Challenges and Rewards: Everything We’ve Learned So Far About Building on Cardano
Building on a new blockchain presents a unique set of challenges and opportunities. On the one hand, it’s refreshing to be the first to get to grips with a next-generation blockchain and have a chance to kick the tyres and peer under the hood, so to speak. Especially one that’s been as long in the making as Cardano.
Everyone’s curious about Cardano, and like the first mountaineers ascending Everest, we’re privileged to have reached the summit and be able to report back. A lot of what we’ve encountered on our journey so far has impressed and enthralled us. But let’s not pretend it’s been plain sailing — or rather smooth climbing, to maintain the metaphor — all the way.
Working with a smart contract network that’s alien to you, even one designed to be as developer-friendly as Cardano, entails a steep learning curve. Thankfully, we’ve had the support and mentoring of iOHK, who’ve been on hand to advise and guide us on the occasions when we’ve come unstuck. So here’s what we’ve learned so far.
Launching a Fair Token Sale AKA Hard Mode on Cardano
Creating and deploying a token on Ethereum is easy; any man and their dog can do it. Sure, the gas might be pricey and the user experience suboptimal, but from a developer perspective, it’s a piece of cake to mint an ERC20 and connect a front-end to the smart contract with which to distribute it.
With Cardano, things are a little trickier. You see, while Ethereum uses an account-based system, Cardano uses UTXO style accounting — like Bitcoin, in other words. This means each wallet is not limited to a single address, but rather has multiple addresses. Thus, the ADA you hold does not “live” in one address, but resides in a set of UTXOs that are associated with that wallet’s addresses.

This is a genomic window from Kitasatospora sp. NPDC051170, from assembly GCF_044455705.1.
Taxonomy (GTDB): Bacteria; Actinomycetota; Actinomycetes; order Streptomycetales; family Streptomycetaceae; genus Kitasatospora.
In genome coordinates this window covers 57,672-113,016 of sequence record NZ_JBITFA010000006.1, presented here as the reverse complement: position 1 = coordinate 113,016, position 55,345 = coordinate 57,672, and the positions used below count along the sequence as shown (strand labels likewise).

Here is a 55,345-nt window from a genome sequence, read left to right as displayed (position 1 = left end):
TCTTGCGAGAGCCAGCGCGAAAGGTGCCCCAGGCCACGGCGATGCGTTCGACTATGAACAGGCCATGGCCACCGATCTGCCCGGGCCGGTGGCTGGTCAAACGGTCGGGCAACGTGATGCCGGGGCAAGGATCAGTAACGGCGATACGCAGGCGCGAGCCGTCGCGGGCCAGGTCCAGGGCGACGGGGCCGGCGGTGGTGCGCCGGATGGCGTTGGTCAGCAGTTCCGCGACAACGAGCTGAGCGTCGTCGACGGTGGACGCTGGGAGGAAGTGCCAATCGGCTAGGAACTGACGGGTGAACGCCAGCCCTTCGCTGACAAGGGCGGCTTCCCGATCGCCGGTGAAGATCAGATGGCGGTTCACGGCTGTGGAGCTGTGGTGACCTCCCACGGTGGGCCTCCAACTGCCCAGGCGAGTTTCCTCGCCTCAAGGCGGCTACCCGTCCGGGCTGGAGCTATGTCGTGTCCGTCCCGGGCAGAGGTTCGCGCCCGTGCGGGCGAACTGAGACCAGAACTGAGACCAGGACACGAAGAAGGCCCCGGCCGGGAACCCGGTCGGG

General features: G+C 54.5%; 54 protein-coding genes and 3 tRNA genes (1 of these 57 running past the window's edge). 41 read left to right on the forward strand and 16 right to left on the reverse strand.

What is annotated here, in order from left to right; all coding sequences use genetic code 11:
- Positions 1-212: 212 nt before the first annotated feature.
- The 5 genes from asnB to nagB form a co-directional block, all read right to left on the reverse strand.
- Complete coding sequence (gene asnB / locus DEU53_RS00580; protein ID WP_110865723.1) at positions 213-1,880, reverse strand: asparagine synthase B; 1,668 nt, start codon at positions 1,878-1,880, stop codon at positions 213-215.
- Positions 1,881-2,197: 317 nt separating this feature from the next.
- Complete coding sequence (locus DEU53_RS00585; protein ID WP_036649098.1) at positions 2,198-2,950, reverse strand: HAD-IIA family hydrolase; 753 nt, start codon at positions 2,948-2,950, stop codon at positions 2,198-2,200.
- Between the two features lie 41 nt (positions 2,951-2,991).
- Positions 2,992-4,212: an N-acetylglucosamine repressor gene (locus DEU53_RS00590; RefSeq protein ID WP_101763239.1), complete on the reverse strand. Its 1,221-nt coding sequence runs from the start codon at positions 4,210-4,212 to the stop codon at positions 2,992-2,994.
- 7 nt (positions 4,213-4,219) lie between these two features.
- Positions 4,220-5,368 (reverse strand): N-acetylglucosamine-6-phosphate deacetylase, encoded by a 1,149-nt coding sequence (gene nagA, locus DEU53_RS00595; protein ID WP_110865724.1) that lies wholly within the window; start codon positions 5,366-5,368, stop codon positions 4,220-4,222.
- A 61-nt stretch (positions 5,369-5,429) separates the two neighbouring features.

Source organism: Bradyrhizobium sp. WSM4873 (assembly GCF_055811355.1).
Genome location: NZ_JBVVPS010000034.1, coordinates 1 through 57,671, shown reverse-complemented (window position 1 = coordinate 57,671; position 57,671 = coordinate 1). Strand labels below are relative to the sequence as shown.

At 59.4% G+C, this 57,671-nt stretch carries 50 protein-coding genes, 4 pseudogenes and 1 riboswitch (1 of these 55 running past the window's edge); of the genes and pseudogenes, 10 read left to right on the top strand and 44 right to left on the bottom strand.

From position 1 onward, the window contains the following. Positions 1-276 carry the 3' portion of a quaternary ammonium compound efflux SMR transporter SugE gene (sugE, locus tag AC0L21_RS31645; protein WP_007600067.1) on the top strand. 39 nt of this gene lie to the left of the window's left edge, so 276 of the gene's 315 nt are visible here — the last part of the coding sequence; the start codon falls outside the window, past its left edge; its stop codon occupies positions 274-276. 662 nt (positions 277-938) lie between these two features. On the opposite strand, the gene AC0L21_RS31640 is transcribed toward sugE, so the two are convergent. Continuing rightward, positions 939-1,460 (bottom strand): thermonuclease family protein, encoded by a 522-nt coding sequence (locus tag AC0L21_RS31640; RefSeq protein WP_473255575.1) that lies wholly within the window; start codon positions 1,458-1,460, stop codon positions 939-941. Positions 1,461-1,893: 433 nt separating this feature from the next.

This isn’t a problem when it comes to sending and receiving funds over the Cardano network, but when you’re creating a system for hosting a token sale, it presents a formidable challenge.
How Revuto Built Its Token Sale Platform
When you’re creating a token sale mechanism, it’s imperative that you can determine who’s sent you cryptocurrency in order to issue the correct number of tokens (REVU) to the correct people. This is generally done on smart contract chains such as Ethereum by whitelisting addresses. As we’ve explained above, this isn’t possible on Cardano, since one individual could send a transaction to purchase REVU made up of multiple UTXOs, all coming from multiple addresses.
To solve this problem, we implemented a random scheme “Byron” wallet that generates one address per user registration. This means that every participant in the Revuto token sale will receive a personalized address to send their ADA to. From there, the system can easily track all of the ADA they have sent to the token sale address.
Creating a fair and manageable token sale framework of this nature had never been attempted before on Cardano. We’re pleased to report that our development team, with the help of iOHK’s ever-patient technical advisors, were able to pull this off. As a result, we look forward to welcoming the Cardano community to the Revuto token sale on May 18 when, we are confident, the event will go off without a hitch.
Please, FOLLOW OUR channels to catch up with everything you need to join the REVU Token Sale! 🚀
🎥 YouTube — https://youtu.be/pgYmXPdVZAs
🌐 Website — Visit Site
📧 Telegram — Join Group
🔈 Telegram — Join Channel
🕊 Twitter — View Twitter Account